- MIC (minimal inhibitory concentration)
- Tris [tris(hydroxymethyl)aminomethane]
- DEAE (diethylaminoethyl)
- EDTA (ethylenediaminetetraacetic acid)
- EGTA [ethylene glycol-bis(β-aminoethyl ether)-N,N,N′,N′-tetraacetic acid]
- HEPES (N-2-hydroxyethylpiperazine-N′-2-ethanesulfonic acid)
- PCR (polymerase chain reaction)
- AIDS (acquired immunodeficiency syndrome).
Abbreviations for cell lines (e.g., HeLa) also need not be defined.
The following abbreviations should be used without definition in tables:
- amt (amount)
- approx (approximately)
- avg (average)
- concn (concentration)
- diam (diameter)
- expt (experiment)
- exptl (experimental)
- ht (height)
- mo (month)
- mol wt (molecular weight)
- no. (number)
- prepn (preparation)
- SD (standard deviation)
- SE (standard error)
- SEM (standard error of the mean)
- sp act (specific activity)
- sp gr (specific gravity)
- temp (temperature)
- vol (volume)
- vs (versus)
- wk (week)
- wt (weight)
- yr (year)
Drugs and pharmaceutical agents. For standard abbreviations of antimicrobial agents, refer to the list provided in the instructions to authors for Antimicrobial Agents and Chemotherapy.
Reporting Numerical Data
Standard metric units are used for reporting length, weight, and volume. For these units and for molarity, use the prefixes m, μ, n, and p for 10−3, 10−6, 10−9, and 10−12, respectively. Likewise, use the prefixes c for 10−2 and k for 103. Avoid compound prefixes such as mµ or µµ. Use µg/ml or µg/g in place of the ambiguous ppm. Units of temperature are presented as follows: 37°C or 324 K.
When fractions are used to express quantities such as enzymatic activities, it is preferable to use whole units, such as “g” or “min,” in the denominator instead of fractional or multiple units, such as µg or 10 min. For example, “pmol/min” is preferable to “nmol/10 min,” and “μmol/g” is preferable to “nmol/μg.” It is also preferable that an unambiguous form, such as exponential notation, be used; for example, “μmol g−1 min−1” is preferable to “μmol/g/min.” Always report numerical data in the appropriate SI units.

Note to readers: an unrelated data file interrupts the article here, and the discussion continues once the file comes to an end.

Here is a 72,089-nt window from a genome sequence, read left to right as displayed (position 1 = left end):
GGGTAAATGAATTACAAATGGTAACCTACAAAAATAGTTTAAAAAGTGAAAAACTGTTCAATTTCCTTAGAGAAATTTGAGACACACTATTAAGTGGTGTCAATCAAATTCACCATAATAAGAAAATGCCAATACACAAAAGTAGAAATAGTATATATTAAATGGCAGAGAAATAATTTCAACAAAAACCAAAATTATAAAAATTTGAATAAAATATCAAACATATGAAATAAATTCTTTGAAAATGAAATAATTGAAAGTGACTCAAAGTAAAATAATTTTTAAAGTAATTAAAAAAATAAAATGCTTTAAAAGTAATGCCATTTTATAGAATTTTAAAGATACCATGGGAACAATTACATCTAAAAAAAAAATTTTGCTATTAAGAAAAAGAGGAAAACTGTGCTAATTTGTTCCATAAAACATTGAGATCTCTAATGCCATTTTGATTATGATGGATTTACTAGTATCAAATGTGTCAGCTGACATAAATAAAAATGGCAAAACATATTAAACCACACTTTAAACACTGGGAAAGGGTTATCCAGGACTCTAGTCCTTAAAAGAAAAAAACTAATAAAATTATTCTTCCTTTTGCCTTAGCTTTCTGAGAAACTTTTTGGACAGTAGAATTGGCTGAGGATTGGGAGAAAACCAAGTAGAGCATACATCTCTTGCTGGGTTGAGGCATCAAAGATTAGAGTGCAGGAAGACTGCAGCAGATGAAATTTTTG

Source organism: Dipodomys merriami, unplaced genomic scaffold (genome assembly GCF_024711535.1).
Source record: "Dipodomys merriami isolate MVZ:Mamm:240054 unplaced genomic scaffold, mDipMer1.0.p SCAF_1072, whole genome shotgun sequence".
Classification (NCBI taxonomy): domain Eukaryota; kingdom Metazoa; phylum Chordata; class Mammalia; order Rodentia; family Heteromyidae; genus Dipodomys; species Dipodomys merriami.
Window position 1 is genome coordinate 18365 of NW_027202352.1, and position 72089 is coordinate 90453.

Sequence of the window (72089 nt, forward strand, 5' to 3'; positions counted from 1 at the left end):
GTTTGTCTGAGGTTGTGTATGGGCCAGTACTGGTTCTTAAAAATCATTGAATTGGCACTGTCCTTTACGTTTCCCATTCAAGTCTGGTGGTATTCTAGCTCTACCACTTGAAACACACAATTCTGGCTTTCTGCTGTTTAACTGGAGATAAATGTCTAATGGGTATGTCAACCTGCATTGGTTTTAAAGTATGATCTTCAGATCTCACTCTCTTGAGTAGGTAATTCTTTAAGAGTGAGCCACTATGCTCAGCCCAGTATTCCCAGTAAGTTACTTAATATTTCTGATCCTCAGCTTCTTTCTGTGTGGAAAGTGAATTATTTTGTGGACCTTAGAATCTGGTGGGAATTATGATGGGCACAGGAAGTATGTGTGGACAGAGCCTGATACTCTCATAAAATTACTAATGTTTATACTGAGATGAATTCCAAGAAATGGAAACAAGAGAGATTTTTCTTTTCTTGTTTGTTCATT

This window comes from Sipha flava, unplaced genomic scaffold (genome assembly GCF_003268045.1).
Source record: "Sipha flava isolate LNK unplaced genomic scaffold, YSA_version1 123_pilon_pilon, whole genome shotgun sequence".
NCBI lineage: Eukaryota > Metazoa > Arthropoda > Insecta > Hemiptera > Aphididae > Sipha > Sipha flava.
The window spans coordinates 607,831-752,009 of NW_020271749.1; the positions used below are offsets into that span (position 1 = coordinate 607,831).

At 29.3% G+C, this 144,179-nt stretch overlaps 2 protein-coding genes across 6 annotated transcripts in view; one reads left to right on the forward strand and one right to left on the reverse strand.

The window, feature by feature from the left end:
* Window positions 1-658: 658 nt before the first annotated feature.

For a review of some common errors associated with statistical analyses and reports, plus guidelines on how to avoid them, see these 2003 and 2014 articles by Olsen. For a review of basic statistical considerations for virology experiments, see the article by Richardson and Overbaugh.
Isotopically Labeled Compounds
For simple molecules, isotopic labeling is indicated in the chemical formula (e.g., 14CO2, 3H2O, and H235SO4). Brackets are not used when the isotopic symbol is attached to the name of a compound that in its natural state does not contain the element (e.g., 32S-ATP) or to a word that is not a specific chemical name (e.g., 131I-labeled protein, 14C-amino acids, and 3H-ligands).
For specific chemicals, the symbol for the isotope introduced is placed in brackets directly preceding the part of the name that describes the labeled entity. Note that configuration symbols and modifiers precede the isotopic symbol. The following examples illustrate correct usage.
- SV40 [32P]DNA
- fructose 1,6-[1-32P]bisphosphate
mSphere® follows the same conventions for isotopic labeling as the Journal of Biological Chemistry, and more-detailed information can be found in their instructions to authors.